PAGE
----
Molecular Biology and Genetics
Statistics of barcoding coverage: Coenagrion puella
Public Records: 0
Specimens with Barcodes: 2
Species With Barcodes: 1
IUCN Red List Assessment
Red List Category
Red List Criteria
Although the term "dragonfly" is frequently used to describe the insect order Odonata, the two main suborders, Zygoptera and Anisoptera, are better designated by the use of separate English names, damselfly and dragonfly, respectively. Damselflies are smaller and usually more slender than dragonflies. Many damselfly species have brightly colored bodies, often metallic green, blue or red. The wings may be colorless and transparent or colorfully tinted. In some species only the males have colored and patterned wings, whereas those of the female are transparent. At rest damselflies hold their wings erect over the back.
Unlike dragonflies, damselflies are not strong fliers. Both groups have very short antennae, but compensate for this by having very good vision. As they have relatively feeble flight, damselflies are seldom found far from the water in which they breed. Ponds, ditches, marshes and canals with a thick growth of reeds and water plants are damselflies’ favorite habitat.
Adult male Azure damselflies have a head and thorax patterned with blue and black. They have an azure blue abdomen patterned with black markings. The marking on the second segment of the abdomen is U-shaped, separated from the segment's narrow terminal black band. (This distinguishes it from the Variable Damselfly where the U-shape is joined to the terminal band with a black line.)
Segments three to five are blue with broader black terminal bands, lacking the forward-pointing projection the upper surface which adult male Common Blue Damselfly has. Segment six has a similar pattern but with more restricted blue and a broader area of black, and segment seven is mostly black, with just a narrow blue area at the base. Segment eight and much of segment nine are sky-blue, forming a noticeable contrasting patch, but there are small dark markings on the rear upper side of segment nine, which adult male Common Blue Damselfly does not possess.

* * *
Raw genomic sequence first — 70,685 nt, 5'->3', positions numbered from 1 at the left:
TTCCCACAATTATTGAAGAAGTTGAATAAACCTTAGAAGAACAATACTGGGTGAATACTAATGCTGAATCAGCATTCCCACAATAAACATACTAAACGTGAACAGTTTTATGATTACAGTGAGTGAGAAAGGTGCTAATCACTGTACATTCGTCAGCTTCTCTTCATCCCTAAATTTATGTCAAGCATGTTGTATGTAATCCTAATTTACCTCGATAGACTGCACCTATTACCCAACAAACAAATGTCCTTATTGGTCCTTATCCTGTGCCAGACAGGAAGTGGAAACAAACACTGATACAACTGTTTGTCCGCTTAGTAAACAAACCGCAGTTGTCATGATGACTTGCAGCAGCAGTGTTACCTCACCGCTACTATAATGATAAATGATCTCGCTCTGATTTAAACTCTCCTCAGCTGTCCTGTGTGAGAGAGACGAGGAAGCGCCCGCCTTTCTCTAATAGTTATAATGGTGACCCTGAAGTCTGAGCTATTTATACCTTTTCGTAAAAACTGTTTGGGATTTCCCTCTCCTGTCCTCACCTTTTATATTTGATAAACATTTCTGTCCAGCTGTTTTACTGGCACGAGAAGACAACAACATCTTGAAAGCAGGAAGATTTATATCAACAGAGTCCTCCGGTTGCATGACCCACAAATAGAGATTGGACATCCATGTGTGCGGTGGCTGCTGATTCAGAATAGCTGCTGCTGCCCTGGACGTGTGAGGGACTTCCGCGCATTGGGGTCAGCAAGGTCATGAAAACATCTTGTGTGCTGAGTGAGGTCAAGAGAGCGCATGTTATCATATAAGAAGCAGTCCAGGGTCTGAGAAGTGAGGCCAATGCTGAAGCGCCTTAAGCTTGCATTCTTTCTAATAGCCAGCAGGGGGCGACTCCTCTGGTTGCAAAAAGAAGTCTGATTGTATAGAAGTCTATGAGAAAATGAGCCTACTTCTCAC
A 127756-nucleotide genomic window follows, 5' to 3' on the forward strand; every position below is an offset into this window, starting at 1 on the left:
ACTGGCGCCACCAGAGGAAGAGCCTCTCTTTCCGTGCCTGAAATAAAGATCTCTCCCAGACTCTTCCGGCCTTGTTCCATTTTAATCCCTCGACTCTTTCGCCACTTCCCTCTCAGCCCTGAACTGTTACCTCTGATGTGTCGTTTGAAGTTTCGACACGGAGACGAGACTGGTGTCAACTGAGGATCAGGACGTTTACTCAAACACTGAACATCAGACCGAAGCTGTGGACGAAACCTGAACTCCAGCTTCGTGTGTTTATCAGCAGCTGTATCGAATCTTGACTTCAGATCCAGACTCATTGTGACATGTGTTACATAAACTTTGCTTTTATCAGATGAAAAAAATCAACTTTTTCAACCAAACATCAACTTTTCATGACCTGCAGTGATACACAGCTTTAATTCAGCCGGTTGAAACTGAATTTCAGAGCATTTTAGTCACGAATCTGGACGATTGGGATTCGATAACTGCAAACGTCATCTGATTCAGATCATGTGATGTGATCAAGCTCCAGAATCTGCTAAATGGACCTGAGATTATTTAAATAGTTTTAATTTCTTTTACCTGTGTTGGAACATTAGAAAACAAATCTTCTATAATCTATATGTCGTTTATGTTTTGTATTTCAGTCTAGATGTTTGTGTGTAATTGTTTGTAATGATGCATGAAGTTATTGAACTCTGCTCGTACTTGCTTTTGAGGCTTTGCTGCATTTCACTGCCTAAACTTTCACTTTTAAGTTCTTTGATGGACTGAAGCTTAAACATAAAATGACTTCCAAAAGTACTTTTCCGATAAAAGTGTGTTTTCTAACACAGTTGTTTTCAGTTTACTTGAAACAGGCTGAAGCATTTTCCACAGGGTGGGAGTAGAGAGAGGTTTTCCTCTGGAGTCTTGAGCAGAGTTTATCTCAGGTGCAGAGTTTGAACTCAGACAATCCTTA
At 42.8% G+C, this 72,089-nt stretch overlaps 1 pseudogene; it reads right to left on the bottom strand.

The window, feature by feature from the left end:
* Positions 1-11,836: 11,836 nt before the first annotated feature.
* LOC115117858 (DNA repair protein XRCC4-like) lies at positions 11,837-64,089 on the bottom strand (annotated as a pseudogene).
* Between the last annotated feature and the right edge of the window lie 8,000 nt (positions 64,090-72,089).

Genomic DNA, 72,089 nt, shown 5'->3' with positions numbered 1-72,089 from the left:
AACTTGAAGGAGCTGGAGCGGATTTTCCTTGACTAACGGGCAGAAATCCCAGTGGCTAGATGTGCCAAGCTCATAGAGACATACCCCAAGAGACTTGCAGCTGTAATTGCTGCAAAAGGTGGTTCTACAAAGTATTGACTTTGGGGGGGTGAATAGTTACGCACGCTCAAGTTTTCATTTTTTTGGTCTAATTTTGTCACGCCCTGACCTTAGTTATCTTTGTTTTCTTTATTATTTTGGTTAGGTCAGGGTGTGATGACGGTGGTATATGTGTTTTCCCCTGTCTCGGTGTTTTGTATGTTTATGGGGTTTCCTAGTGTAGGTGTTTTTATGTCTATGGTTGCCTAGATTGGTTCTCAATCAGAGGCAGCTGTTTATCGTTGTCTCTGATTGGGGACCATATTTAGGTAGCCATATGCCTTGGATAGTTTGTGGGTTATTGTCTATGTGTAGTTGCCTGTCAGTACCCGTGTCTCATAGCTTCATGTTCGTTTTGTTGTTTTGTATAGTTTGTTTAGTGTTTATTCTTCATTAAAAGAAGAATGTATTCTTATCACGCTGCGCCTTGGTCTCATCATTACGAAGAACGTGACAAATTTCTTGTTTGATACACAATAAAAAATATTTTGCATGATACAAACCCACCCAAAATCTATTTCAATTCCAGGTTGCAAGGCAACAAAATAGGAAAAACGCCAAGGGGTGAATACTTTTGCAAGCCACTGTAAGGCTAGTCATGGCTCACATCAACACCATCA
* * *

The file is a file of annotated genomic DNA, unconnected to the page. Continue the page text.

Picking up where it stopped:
Adult female Azure Damselflies have a head and thorax pattern similar to that of the male, but with glittering, glossy green replacing the blue coloring. The abdominal segments are largely black in coloring, with narrow pale markings at the junction between each segment.
The nymphs are usually green with browner wing buds and lamellae. They develop in one year (two in the north), feeding among submerged vegetation and on small invertebrates.
Mature adults are seen frequently mating and laying eggs. It usually stays close to the vegetation around the pond or lake and flies from May to September.
This common Damselfly looks very like a Common Blue Damselfly, but a close look can distinguish the two. The behaviour is also different - unlike Common Blues, they rarely fly out over large stretches of water. They are not normally as common around August and September, June and July being the peak of their populations. Most insects frequently clean the eyes and antennae with the forelegs, much as a cat washes its face using its paws. Damselflies are particularly thorough cleaners. They not only clean the sense organs of the head but use the hind legs to clean the end of the abdomen. Often the abdomen itself is curved and raised so as to stroke the wings and divide them from each other. The probable reason for this is that the long, weakly muscled wings may get stuck together by drifting threads of spider gossamer.